The seven questions to ask in an internal EEOC complaint investigation

by on May 12, 2009 · 0 Comment POSTED IN: HR Info Center

The effective internal EEOC complaint investigation answers these questions

  1. When you get an EEOC complaint, ask yourself is, “Hey, is this a surprise?”
  2. Now, if the answer is yes, occasionally that’s a good thing. But often times it is not, right, because if the charge comes to you out of left field. It could mean that the employee has not complained to anyone and no one knew there was a problem.

  3. Why is this EEOC complaint a surprise?
  4. Okay, well, that could be good. Frequently as I’m sure you all know too well, it means that the employee complained to a manager and used the following sentence or a variation of a following sentence- which is clearly a sentence that strikes fear in the hearts of human resources professionals everywhere. That sentence is, “Please keep this a secret.” and the manager did keep it secret.

  5. How should I deal with a manager who did let me know about a possible EEOC discrimination claim?
  6. If you find that that happened, make a note to yourself that at the end of your investigation you need to have a serious talk with that manager who promised secrecy. Explain why keeping things a secret is a problem. It’s a violation of your company policies. You can’t do the things you need to do if you promise secrecy.

  7. How do you investigate the EEOC complaint?
  8. You may need to investigate the problem to figure out what happened here, how you are going to respond to the EEOC. You need to gather facts. To gather facts you need to be a “good journalist” type of person. You ask open-ended, who, what, where, when and why type questions. You want to avoid putting people on the defensive to the extent you can because you really want them to open up and talk to you.

  9. Do you talk to the person who filed the EEOC complaint?
  10. One thing you will have to decide is whether you are going to talk to the complainant also called the charging party. If the person doesn’t work for the company anymore, you can try to talk to them but your success rate is likely to hover close to around zero because that person’s probably not going to want to talk to you.

    If the person who filed the EEOC complaint works for the company, and this is the first time you’re hearing of the problem, you should call the employee to discuss the matter. Now, if the employee discusses the matter with you, great, because they haven’t complained before, now they’re essentially raising a complaint.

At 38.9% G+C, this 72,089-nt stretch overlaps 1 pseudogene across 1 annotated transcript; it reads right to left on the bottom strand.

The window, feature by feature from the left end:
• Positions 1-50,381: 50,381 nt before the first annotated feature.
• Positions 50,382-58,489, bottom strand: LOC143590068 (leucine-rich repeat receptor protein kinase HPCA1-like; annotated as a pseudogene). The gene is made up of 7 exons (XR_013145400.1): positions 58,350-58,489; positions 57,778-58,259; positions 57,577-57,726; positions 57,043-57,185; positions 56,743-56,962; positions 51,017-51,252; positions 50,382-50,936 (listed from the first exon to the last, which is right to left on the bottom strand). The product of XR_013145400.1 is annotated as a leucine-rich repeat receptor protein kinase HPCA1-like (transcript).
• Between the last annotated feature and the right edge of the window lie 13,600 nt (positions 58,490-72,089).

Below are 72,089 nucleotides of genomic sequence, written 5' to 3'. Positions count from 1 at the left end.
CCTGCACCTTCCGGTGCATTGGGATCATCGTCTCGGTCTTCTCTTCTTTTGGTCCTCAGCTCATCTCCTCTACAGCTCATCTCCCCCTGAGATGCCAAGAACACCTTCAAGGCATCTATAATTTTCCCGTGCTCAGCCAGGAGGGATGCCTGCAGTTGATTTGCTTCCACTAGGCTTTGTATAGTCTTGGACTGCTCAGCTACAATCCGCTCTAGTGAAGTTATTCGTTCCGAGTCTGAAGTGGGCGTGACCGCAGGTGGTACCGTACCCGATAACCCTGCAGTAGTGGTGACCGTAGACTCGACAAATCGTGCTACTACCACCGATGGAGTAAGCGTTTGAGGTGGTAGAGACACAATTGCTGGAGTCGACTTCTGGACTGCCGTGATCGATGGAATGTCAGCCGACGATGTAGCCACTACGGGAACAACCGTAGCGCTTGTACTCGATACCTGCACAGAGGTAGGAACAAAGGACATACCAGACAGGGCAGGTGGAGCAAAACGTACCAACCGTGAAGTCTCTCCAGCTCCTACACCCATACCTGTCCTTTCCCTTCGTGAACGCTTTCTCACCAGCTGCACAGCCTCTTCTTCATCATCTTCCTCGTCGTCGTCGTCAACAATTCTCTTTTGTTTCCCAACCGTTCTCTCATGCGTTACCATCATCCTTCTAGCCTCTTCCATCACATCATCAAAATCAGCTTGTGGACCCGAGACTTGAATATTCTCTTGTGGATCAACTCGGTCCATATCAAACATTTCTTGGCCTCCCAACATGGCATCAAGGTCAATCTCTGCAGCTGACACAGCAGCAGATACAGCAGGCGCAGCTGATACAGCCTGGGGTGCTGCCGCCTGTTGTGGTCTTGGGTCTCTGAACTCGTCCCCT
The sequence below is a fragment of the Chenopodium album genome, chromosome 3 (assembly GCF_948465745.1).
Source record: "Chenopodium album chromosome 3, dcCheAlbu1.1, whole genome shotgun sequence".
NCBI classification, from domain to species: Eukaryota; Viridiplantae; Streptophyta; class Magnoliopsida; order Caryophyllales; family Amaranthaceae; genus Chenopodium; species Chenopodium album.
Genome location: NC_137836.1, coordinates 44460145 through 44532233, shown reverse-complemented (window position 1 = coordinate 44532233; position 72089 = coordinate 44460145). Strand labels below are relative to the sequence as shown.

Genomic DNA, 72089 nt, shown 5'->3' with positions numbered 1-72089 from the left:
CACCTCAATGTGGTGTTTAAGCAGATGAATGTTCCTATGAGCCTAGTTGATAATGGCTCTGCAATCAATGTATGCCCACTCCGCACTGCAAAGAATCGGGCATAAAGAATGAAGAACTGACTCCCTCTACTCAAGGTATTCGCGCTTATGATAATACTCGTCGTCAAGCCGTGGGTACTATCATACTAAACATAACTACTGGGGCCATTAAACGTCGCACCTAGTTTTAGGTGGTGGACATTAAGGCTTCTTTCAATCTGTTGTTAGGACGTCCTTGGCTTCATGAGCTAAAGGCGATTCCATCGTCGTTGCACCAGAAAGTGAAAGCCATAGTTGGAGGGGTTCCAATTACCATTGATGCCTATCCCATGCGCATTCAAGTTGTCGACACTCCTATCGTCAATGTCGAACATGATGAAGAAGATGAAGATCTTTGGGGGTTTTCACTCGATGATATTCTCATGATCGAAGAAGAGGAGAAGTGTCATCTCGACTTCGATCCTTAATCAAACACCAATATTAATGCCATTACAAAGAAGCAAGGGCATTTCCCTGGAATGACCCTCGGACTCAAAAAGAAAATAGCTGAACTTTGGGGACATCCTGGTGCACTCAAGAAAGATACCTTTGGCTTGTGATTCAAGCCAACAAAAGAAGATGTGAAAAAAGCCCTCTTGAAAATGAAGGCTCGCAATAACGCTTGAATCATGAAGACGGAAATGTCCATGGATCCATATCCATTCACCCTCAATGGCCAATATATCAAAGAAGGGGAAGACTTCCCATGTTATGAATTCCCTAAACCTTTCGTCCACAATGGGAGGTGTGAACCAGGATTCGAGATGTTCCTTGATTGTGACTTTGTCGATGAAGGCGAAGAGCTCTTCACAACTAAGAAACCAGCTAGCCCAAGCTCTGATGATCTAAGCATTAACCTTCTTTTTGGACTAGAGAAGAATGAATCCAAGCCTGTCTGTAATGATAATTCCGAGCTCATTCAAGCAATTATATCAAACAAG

11. Do they have a right to counsel?
  12. They may refuse to talk to you. They may refuse to talk to you without their lawyer. And if you get the request for a lawyer, talk to your company’s own lawyer. Sometimes, you may want to allow the complainant to have his or her lawyer present during a discussion – not to participate in the discussion but just to be present.

    You’re going to obviously talk to relevant witnesses, review company policies, review relevant documents, and document your meetings. Now, it’s important to remember that everything you say and write at this point is going to be discoverable.

  13. What should I write down as part of the EEOC complaint investigation?
  14. When you’re writing things be mindful that if there is litigation, the other side could get access to your report and notes.You don’t want to put things down t that are cryptic or that would be difficult for you to explain later even though you know their meaning. You want to be mindful of that discoverability component.

    Edited remarks from the Rapid Learning Institute webinar: “In EEOC’s Crosshairs? How to Prepare an Airtight Response and Avoid Costly Payouts” by Alyssa T. Senzel on February 04, 2009

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